There’s also uncertainty about how the right-hander’s home-run power might be affected by leaving his comfy confines of Minute Maid Park, a hitter-friendly environment for righties with the Crawford Boxes located beyond left field.
Last season, 11 of Bregman’s 25 home runs occurred in Houston, with each pulled to left field. Since Rogers Centre extends to 328 feet in left, rather than the 315 feet at Minute Maid Park, there could be the potential for his output to decrease even further.
It also doesn’t help that Bregman’s hard-contact results grade as average, which saw his 38.2% rate land in the 33rd percentile this past season, bringing into question how his contact-oriented, well-disciplined approach might age over time.
That’s a topic management would need to explore further when considering his long-term future with the organization. The positive news is, however, that general manager Ross Atkins isn’t opposed to targeting potential rentals if it’s a move that’ll maximize the core’s current timeline.
Bregman should be able to help in that regard next season. As for his future after 2024, Bregman — earning $30.5 million next year — figures to command a lucrative deal 12 months from now that’ll undoubtedly be impacted by Chapman’s next contract.
On top of everything else, another point to consider is the fan reception the former member of the Astros’ 2017 sign-stealing scandal would receive north of the border. Cooler heads prevailed with Springer, but would Bregman garner similar treatment? Does it matter?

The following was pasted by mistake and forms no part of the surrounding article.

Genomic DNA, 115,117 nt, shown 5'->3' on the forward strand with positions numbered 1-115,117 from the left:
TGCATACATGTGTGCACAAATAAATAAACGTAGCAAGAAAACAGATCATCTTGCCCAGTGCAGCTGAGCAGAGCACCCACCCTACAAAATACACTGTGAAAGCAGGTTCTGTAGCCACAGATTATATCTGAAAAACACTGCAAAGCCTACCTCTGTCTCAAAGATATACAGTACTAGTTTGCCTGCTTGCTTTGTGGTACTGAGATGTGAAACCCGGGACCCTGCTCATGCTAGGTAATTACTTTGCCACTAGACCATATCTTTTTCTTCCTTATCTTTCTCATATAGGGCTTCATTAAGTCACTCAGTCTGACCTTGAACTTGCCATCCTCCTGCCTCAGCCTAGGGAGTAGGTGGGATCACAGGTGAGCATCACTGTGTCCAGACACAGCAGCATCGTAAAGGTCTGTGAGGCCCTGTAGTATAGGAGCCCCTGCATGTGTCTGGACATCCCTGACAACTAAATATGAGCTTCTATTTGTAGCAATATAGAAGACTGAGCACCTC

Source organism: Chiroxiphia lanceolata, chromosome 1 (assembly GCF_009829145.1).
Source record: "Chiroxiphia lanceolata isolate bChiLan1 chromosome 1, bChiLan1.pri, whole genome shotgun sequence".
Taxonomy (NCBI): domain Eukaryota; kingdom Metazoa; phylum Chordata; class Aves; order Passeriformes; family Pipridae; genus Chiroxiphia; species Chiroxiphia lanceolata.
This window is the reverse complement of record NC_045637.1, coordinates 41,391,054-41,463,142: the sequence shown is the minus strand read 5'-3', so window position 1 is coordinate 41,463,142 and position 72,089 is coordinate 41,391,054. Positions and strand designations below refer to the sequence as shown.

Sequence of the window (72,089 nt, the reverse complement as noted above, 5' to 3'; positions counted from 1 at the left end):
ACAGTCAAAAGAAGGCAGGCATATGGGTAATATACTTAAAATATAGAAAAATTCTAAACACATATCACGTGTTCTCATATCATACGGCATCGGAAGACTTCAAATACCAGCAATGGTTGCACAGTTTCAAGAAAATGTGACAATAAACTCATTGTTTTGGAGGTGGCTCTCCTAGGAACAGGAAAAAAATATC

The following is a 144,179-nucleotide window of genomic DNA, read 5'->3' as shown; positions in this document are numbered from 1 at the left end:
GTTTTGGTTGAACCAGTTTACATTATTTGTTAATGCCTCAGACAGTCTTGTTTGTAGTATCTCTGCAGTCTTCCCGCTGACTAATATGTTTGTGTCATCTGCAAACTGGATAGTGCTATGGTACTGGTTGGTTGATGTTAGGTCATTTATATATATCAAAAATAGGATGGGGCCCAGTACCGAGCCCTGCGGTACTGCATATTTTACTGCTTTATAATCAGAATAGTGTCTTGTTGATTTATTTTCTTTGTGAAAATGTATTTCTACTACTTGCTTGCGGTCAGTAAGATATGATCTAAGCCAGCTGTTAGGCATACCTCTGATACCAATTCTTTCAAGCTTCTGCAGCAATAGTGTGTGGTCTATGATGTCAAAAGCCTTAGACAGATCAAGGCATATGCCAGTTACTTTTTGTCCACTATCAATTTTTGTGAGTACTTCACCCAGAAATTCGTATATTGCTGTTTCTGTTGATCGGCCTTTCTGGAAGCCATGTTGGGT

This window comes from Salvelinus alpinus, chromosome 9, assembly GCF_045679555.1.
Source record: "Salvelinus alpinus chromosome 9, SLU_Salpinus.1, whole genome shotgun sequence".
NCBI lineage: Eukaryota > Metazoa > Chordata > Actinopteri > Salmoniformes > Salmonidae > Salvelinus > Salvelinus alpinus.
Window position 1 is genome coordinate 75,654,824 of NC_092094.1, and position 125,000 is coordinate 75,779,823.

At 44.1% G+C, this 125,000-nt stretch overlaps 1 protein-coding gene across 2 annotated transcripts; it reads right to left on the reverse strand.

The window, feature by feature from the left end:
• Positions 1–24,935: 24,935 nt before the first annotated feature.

Potential acquisition cost for Bregman
In any scenario, the Astros will be expecting a considerable haul for Bregman’s services, and rightly so, especially given that Chapman is the only player even remotely close to his calibre available in free agency.
Atkins is confident the Blue Jays possess a deep enough farm system to broker a blockbuster deal this winter. Even if that’s a bit of GM posturing, there aren’t any indications to suggest the front office couldn’t craft a compelling offer in exchange for one year of Bregman.
So, what pieces might Houston be seeking via trade? For starters, they’d require a third-base replacement who could step in immediately and contribute at a high level, which Toronto’s system doesn’t possess.
Instead, the Blue Jays could offer multiple young position players capable of emerging into that role, like prospects Addison Barger and Damiano Palmegiani. Orelvis Martinez would surely be included in discussions, too, although he profiles more as a big-league middle infielder.
With key bullpen pieces such as Hector Neris and Ryne Stanek leaving as free agents, Nate Pearson — who has one minor-league option remaining — might be highly coveted by the Astros as a vital piece of any trade proposal.
It’d be a hefty return, attached with plenty of risk involved. But when the end goal is winning a World Series, these are the impossible decisions Toronto’s front office will continue to face in the coming months.